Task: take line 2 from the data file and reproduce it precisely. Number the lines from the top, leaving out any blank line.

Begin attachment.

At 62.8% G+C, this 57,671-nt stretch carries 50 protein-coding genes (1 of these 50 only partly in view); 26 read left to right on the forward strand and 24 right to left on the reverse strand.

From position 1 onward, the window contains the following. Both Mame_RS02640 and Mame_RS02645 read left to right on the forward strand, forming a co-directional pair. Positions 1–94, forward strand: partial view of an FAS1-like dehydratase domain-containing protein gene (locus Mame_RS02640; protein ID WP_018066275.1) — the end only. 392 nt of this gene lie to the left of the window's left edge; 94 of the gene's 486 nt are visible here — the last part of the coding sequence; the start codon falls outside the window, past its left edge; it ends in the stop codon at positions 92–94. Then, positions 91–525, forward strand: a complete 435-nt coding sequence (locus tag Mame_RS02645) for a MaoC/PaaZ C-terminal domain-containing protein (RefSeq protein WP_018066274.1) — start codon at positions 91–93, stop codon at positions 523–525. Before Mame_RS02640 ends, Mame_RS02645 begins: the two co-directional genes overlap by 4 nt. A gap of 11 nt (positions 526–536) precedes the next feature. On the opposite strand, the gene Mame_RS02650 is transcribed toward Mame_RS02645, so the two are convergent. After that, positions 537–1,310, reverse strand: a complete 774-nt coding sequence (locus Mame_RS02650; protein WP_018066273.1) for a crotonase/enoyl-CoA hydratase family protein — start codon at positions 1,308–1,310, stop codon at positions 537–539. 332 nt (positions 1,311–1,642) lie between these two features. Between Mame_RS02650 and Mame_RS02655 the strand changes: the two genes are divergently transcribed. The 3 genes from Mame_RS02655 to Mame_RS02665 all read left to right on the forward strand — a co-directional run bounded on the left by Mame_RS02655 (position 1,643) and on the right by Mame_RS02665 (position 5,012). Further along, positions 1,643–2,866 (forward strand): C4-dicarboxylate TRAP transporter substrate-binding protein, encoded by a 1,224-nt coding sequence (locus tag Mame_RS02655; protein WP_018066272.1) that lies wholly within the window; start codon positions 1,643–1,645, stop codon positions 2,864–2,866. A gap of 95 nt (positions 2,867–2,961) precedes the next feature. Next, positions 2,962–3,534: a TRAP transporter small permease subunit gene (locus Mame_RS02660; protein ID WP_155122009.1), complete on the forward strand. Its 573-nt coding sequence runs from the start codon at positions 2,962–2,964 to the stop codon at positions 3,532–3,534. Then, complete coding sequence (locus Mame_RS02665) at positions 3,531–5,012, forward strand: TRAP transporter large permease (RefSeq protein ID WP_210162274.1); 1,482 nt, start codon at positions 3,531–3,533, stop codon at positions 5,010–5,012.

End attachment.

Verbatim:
From position 1 onward, the window contains the following. Both Mame_RS02640 and Mame_RS02645 read left to right on the forward strand, forming a co-directional pair. Positions 1–94, forward strand: partial view of an FAS1-like dehydratase domain-containing protein gene (locus Mame_RS02640; protein ID WP_018066275.1) — the end only. 392 nt of this gene lie to the left of the window's left edge; 94 of the gene's 486 nt are visible here — the last part of the coding sequence; the start codon falls outside the window, past its left edge; it ends in the stop codon at positions 92–94. Then, positions 91–525, forward strand: a complete 435-nt coding sequence (locus tag Mame_RS02645) for a MaoC/PaaZ C-terminal domain-containing protein (RefSeq protein WP_018066274.1) — start codon at positions 91–93, stop codon at positions 523–525. Before Mame_RS02640 ends, Mame_RS02645 begins: the two co-directional genes overlap by 4 nt. A gap of 11 nt (positions 526–536) precedes the next feature. On the opposite strand, the gene Mame_RS02650 is transcribed toward Mame_RS02645, so the two are convergent. After that, positions 537–1,310, reverse strand: a complete 774-nt coding sequence (locus Mame_RS02650; protein WP_018066273.1) for a crotonase/enoyl-CoA hydratase family protein — start codon at positions 1,308–1,310, stop codon at positions 537–539. 332 nt (positions 1,311–1,642) lie between these two features. Between Mame_RS02650 and Mame_RS02655 the strand changes: the two genes are divergently transcribed. The 3 genes from Mame_RS02655 to Mame_RS02665 all read left to right on the forward strand — a co-directional run bounded on the left by Mame_RS02655 (position 1,643) and on the right by Mame_RS02665 (position 5,012). Further along, positions 1,643–2,866 (forward strand): C4-dicarboxylate TRAP transporter substrate-binding protein, encoded by a 1,224-nt coding sequence (locus tag Mame_RS02655; protein WP_018066272.1) that lies wholly within the window; start codon positions 1,643–1,645, stop codon positions 2,864–2,866. A gap of 95 nt (positions 2,867–2,961) precedes the next feature. Next, positions 2,962–3,534: a TRAP transporter small permease subunit gene (locus Mame_RS02660; protein ID WP_155122009.1), complete on the forward strand. Its 573-nt coding sequence runs from the start codon at positions 2,962–2,964 to the stop codon at positions 3,532–3,534. Then, complete coding sequence (locus Mame_RS02665) at positions 3,531–5,012, forward strand: TRAP transporter large permease (RefSeq protein ID WP_210162274.1); 1,482 nt, start codon at positions 3,531–3,533, stop codon at positions 5,010–5,012.